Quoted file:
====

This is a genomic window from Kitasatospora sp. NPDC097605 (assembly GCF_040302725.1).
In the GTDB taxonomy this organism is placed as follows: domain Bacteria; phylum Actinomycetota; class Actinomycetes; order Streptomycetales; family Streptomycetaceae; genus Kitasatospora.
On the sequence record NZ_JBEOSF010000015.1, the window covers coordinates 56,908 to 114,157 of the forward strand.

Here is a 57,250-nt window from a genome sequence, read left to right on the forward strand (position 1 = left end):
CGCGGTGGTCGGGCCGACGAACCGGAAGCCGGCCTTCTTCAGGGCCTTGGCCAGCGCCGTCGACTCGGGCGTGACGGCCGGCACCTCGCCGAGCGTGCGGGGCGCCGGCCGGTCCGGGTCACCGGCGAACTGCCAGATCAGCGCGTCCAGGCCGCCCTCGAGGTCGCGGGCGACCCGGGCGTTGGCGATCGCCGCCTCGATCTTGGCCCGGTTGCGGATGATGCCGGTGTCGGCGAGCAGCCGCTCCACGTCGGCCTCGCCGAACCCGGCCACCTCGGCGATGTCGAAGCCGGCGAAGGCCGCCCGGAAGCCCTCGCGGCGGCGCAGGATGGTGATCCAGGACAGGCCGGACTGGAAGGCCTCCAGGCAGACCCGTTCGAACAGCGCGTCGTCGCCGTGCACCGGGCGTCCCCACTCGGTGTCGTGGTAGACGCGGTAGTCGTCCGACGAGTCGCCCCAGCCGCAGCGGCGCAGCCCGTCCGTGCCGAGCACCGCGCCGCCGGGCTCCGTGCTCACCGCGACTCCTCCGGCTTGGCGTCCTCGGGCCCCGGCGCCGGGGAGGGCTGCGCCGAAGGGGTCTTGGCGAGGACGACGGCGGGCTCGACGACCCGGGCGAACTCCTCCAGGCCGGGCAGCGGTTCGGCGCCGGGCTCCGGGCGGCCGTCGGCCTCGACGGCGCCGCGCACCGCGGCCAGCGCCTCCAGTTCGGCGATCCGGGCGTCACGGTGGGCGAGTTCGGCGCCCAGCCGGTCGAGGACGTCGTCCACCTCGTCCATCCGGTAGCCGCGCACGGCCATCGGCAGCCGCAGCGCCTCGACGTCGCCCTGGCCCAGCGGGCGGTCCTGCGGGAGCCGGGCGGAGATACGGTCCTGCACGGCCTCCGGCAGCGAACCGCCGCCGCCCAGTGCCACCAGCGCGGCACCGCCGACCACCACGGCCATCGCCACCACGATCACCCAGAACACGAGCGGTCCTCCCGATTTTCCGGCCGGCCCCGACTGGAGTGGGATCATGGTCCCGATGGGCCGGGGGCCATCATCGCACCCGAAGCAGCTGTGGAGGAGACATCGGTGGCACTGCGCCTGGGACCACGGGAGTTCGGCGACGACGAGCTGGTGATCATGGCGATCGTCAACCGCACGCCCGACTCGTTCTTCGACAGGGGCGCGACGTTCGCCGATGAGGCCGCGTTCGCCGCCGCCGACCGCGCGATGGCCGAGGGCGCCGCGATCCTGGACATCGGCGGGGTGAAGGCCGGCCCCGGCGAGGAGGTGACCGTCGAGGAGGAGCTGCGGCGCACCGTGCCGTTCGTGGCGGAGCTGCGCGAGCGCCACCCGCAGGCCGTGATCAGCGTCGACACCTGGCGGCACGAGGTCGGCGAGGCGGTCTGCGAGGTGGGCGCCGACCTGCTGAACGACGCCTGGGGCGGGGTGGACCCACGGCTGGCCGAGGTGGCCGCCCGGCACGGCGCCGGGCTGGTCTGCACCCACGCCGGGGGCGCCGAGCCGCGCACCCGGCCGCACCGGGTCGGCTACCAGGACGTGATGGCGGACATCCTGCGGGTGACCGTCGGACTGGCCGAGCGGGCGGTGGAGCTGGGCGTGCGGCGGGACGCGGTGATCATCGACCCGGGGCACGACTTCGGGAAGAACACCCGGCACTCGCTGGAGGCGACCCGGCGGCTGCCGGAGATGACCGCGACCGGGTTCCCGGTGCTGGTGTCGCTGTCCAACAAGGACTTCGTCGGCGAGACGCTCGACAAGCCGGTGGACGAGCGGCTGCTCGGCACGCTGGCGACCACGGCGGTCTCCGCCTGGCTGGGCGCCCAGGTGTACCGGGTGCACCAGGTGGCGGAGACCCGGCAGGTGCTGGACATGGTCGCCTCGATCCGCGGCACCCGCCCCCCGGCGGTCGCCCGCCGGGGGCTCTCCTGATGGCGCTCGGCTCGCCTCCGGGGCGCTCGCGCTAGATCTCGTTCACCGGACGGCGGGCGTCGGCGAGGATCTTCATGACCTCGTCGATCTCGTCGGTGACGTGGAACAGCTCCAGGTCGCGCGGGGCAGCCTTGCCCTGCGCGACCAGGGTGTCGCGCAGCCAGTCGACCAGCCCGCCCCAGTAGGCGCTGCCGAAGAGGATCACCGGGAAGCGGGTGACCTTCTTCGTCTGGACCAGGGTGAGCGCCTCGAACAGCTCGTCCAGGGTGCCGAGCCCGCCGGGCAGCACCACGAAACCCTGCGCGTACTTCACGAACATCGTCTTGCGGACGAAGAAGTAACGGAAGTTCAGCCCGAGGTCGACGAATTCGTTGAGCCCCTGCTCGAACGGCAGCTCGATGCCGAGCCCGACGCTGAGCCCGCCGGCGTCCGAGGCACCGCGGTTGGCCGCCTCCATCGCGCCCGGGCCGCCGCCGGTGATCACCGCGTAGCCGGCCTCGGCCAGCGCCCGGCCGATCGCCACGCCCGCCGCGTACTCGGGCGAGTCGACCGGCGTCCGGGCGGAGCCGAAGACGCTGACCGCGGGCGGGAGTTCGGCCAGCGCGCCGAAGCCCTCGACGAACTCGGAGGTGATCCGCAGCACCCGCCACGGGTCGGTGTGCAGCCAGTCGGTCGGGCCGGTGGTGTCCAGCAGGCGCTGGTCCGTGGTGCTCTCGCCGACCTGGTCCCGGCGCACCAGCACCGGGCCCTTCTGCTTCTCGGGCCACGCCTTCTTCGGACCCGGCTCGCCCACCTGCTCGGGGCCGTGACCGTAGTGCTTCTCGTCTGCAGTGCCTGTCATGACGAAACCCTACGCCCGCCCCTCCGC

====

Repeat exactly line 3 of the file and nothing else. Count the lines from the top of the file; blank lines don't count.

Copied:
On the sequence record NZ_JBEOSF010000015.1, the window covers coordinates 56,908 to 114,157 of the forward strand.